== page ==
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RE: /service/@targetResource ?

From: Philippe Le Hegaret <plh@w3.org>
Date: 29 May 2003 17:43:15 -0400
To: "Sedukhin, Igor S" <Igor.Sedukhin@ca.com>
Cc: www-ws-desc@w3.org
Message-Id: <1054244594.1192.232.camel@jfouffa.w3.org>

On Thu, 2003-05-29 at 16:52, Sedukhin, Igor S wrote:
> What is the difference between targetResource and target namespace of
> the <service> element? Aren't they identifying "functionality" and all
> the other things related to the service "semantics"? Why two
> identifiers are so necessary?

targetResource doesn't identify a functionality but a resource. It is
orthogonal to the target namespace. Two services may use the same target
namespace and still work on a different resource. Two services could
provide access to the same resource using two differents interfaces. In
such case, you can express the relation between the two services using
the targetResource attribute.

Your previous example:
>  There is a service A that has an endpoint that binds the interface
>  A1. There is a service B and interface B1 similarily. Those are
>  internal services. I'd like to offer service C that is an aggregate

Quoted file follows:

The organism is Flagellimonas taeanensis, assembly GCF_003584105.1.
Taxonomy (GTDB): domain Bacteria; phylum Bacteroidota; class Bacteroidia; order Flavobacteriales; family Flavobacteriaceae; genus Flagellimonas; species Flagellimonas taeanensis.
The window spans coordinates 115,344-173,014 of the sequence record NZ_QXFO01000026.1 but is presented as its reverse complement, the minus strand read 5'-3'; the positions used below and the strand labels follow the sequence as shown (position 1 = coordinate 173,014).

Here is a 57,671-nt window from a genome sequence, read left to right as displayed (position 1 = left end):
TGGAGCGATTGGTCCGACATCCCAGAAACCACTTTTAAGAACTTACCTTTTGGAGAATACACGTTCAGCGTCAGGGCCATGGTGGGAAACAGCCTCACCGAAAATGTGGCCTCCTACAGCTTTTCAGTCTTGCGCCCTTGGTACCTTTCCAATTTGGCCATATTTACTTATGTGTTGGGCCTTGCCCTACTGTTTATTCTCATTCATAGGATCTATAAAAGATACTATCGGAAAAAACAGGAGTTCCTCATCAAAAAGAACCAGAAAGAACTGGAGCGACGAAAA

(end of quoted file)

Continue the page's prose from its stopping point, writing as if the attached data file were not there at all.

>  of two functionalities to a partner. I may have an intermediary that
>  may merely represent an aggregate. So, in the WSDL I'd have service C
>  that has two endpoints, one binds interface A1 and another binds
>  B1. Both may or may not share the same address.

transform into:

<service name="C.1"
 <endpoint ... >
   <http:address href='http://www.example.com/myService'/>
<service name="C.2"
 <endpoint ... >
   <http:address href='http://www.example.com/myService'/>

or you can also create an interface F, that inherits from A1 and B1:

<service name="C.3"
 <endpoint ... >
   <http:address href='http://www.example.com/myService'/>


> -- Igor Sedukhin .. (igor.sedukhin@ca.com)
> -- (631) 342-4325 .. 1 CA Plaza, Islandia, NY 11788
>         -----Original Message-----
>         From: Arthur Ryman [mailto:ryman@ca.ibm.com] 
>         Sent: Wednesday, May 14, 2003 11:11 AM
>         To: www-ws-desc@w3.org
>         Subject: /service/@targetResource ?
>         In the discussion with the architecture group today, there
>         seemed to be confusion between a service and the resource is
>         acts on. The architecture group defines a Web service to have
>         something that has a URI, but that URI is not the same as the
>         resource that the Web service acts on.
>         For example, a bank might have a personal banking Web service.
>         The account Web service acts on the bank.
>         We can build a URI from the QName of the personal banking Web
>         service, e.g.
>         http://xml.fredsbank.com#service(PersonalBanking). The bank
>         itself might have the URI http://fredsbank.com.
>         We agreed to add an optional @resource attribute to <service>.
>         I suggest it would be clearer to rename that attribute to
>         @targetResource to make it clear that the service acts on that
>         resource as opposed to it being the URI of the Web service.
>         Arthur Ryman
Received on Thursday, 29 May 2003 17:43:17 UTC

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